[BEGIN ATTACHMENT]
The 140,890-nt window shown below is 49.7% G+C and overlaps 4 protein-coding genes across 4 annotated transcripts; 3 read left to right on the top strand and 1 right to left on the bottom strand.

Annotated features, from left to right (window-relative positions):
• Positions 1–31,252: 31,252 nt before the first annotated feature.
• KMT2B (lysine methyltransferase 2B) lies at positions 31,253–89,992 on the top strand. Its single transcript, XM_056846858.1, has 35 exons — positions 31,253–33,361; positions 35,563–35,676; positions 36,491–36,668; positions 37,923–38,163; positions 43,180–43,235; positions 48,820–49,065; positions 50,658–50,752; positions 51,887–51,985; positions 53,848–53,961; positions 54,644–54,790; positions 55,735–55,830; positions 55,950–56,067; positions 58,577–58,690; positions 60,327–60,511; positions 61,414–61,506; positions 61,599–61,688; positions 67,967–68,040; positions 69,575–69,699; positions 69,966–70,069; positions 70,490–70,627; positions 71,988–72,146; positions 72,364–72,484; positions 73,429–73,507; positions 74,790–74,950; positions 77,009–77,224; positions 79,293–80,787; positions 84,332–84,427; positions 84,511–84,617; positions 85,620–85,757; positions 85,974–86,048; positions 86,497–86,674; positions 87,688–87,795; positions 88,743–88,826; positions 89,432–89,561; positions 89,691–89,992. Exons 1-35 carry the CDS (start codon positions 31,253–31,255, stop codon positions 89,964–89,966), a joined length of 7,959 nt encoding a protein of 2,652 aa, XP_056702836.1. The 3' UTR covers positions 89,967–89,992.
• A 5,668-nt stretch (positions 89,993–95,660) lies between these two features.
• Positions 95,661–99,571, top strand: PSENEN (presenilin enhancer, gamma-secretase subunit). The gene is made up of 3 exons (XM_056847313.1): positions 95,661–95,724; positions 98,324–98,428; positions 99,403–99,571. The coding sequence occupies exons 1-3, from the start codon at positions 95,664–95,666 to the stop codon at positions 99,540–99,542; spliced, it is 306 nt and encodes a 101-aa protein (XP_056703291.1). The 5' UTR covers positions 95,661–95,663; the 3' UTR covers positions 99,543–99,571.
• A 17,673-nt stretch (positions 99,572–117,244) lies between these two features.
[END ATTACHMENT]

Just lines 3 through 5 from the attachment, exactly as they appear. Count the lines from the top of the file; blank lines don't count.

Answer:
• Positions 1–31,252: 31,252 nt before the first annotated feature.
• KMT2B (lysine methyltransferase 2B) lies at positions 31,253–89,992 on the top strand. Its single transcript, XM_056846858.1, has 35 exons — positions 31,253–33,361; positions 35,563–35,676; positions 36,491–36,668; positions 37,923–38,163; positions 43,180–43,235; positions 48,820–49,065; positions 50,658–50,752; positions 51,887–51,985; positions 53,848–53,961; positions 54,644–54,790; positions 55,735–55,830; positions 55,950–56,067; positions 58,577–58,690; positions 60,327–60,511; positions 61,414–61,506; positions 61,599–61,688; positions 67,967–68,040; positions 69,575–69,699; positions 69,966–70,069; positions 70,490–70,627; positions 71,988–72,146; positions 72,364–72,484; positions 73,429–73,507; positions 74,790–74,950; positions 77,009–77,224; positions 79,293–80,787; positions 84,332–84,427; positions 84,511–84,617; positions 85,620–85,757; positions 85,974–86,048; positions 86,497–86,674; positions 87,688–87,795; positions 88,743–88,826; positions 89,432–89,561; positions 89,691–89,992. Exons 1-35 carry the CDS (start codon positions 31,253–31,255, stop codon positions 89,964–89,966), a joined length of 7,959 nt encoding a protein of 2,652 aa, XP_056702836.1. The 3' UTR covers positions 89,967–89,992.
• A 5,668-nt stretch (positions 89,993–95,660) lies between these two features.